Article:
Today’s business change lesson might sound like a personal attack. Dear Armando Kirwin: It isn’t. You, sir, just showed up in the wrong place at the right time. Like David Aldridge before you, you’re a guy making a living, and operating a bit outside your sphere. Apologies ahead of time, young sir . . .
Armando Kirwin is a film producer. He is, as I write this, approximately 31 years old, a fact I extrapolated from this article about him, written five years ago. While I’ve been known to say “people shouldn’t be allowed to marry or procreate until they’re 35”, tongue planted in cheek, I make no specific point about being exactly 31 years old. Armando Kirwin, producer of Hollywood films, might be a smart guy. Mr. Kirwin could even be “smart beyond his years”.
What Armando Kirwin most certainly is not is the lead producer of some of the films that his website shows him as having worked on. He’s just too young to have had a meaningful role producing big-budget films in 2007.
That’s OK. Perception is reality, there are often dozens of “producers” on a film, and Armando Kirwin has put together a truly beautiful web site highlighting his impressive résumé.
Nevertheless, Armando Kirwin has presented a too-obvious example of why younger people just aren’t as smart (at certain things) as older people.
A few days ago, Kirwin guest-blogged at TechCrunch, opining that Netflix “is bluffing and it will be their downfall”. He made an argument that had its good points; as I said, Armando Kirwin is a smart enough young man. But he missed the point that matters, and in doing so rendered his entire argument unmeaningful.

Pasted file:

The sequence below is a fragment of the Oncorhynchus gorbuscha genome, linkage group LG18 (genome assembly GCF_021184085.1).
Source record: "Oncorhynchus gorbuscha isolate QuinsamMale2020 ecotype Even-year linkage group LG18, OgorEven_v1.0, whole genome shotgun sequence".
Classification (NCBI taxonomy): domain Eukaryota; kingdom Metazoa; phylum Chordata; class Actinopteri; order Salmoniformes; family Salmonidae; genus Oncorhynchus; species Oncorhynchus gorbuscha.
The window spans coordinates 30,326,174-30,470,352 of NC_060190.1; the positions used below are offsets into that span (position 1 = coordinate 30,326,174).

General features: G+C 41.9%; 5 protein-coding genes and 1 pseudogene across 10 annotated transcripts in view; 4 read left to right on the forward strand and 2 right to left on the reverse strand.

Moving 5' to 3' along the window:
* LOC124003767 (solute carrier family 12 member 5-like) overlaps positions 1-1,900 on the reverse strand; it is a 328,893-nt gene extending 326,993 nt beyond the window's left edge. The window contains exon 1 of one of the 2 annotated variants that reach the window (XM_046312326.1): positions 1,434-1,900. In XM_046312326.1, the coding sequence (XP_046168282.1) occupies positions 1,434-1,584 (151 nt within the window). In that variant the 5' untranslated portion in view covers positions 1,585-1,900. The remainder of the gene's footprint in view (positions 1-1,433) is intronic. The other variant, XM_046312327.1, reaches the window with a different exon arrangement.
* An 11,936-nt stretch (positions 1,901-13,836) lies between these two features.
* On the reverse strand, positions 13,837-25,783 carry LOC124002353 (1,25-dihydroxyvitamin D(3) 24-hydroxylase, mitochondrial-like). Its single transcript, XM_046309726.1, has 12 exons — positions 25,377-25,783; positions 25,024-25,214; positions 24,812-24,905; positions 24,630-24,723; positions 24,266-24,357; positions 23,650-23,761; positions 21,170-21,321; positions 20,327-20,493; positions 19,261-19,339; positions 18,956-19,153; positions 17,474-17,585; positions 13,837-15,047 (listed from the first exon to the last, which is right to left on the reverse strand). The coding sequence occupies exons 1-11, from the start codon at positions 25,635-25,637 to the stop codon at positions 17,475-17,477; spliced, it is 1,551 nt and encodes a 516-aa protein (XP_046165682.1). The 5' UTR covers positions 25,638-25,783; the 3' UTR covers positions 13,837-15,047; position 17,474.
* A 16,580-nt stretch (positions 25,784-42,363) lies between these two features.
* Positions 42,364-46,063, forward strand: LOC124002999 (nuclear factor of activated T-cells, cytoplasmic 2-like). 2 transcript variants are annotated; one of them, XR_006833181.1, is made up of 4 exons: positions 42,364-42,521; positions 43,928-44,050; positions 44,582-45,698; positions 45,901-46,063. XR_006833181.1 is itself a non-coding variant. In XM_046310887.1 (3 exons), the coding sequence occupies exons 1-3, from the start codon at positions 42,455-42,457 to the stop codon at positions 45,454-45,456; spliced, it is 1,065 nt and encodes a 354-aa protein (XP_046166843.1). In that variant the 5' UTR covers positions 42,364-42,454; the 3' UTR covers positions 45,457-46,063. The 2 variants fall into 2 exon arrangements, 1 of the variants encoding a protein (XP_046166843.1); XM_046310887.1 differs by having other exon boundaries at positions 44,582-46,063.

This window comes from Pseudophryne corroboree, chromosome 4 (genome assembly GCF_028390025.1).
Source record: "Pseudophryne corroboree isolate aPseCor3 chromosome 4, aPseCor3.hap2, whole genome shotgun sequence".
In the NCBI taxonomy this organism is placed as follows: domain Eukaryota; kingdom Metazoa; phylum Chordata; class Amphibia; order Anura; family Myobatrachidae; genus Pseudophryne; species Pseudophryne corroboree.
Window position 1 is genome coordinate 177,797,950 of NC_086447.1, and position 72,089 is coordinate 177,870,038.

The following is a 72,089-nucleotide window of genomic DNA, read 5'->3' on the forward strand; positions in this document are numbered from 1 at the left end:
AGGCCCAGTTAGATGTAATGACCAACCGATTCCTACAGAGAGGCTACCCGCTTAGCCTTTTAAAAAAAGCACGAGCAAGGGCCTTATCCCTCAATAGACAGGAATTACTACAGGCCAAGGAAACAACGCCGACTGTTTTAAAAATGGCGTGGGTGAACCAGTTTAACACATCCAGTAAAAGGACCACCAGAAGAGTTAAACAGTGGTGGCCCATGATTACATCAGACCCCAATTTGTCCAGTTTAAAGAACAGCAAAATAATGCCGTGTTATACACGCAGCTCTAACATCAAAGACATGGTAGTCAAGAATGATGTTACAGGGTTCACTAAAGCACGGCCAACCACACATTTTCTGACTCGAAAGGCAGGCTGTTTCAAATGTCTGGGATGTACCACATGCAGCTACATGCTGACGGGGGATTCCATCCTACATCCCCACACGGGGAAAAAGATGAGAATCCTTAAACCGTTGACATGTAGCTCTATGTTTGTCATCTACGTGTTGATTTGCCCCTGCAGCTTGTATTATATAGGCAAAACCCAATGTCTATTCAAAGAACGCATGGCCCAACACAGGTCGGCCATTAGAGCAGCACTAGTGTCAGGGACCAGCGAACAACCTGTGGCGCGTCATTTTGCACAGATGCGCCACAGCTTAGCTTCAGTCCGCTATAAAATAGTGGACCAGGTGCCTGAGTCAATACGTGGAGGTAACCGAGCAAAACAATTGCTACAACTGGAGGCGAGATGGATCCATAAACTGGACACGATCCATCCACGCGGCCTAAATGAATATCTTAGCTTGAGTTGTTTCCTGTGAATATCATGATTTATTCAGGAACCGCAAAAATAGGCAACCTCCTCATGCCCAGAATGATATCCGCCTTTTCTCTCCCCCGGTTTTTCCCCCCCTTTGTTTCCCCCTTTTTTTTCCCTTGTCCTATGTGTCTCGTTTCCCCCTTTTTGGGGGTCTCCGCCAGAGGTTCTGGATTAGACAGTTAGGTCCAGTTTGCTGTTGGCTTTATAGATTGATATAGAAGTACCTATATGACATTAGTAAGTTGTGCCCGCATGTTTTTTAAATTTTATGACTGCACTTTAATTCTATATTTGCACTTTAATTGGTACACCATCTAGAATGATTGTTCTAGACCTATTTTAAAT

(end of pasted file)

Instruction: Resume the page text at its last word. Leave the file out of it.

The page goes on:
Go read the piece at TechCrunch. One thing Kirwin got right is that as prices for media continue to escalate (and that will eventually change; as there are more producers of more garbage the cost of production is dropping everywhere except in the Cameron-esque arena), eventually so will the cost of buying rights. It will become difficult for a small company to compete with larger ones. And Netflix just isn’t that big.
But here’s the thing: Netflix being bought by Microsoft, as Armando Kirwin believes, wouldn’t be a “downfall”, it would be an example of what grown-up businesspeople call “acceptable exit strategy”. That’s an advanced topic, and a young film producer who’s never really been responsible for all aspects of a business isn’t going to understand that—no matter how “smart” he is.
I’ve been critical of Netflix before. Armando, I’m not here to defend them, and as I said in the lead-in to this piece I’m certainly not here to attack you personally. And things change; renegotiation can happen, any time. But it’s the rare creative who can also do business, and certainly not at 31.
It takes a steady hand as well as vision to create real business change. As much as I hated praising Apple for their part in Google’s expanding reach, sometimes you can only make business change happen when you have a very deep plan.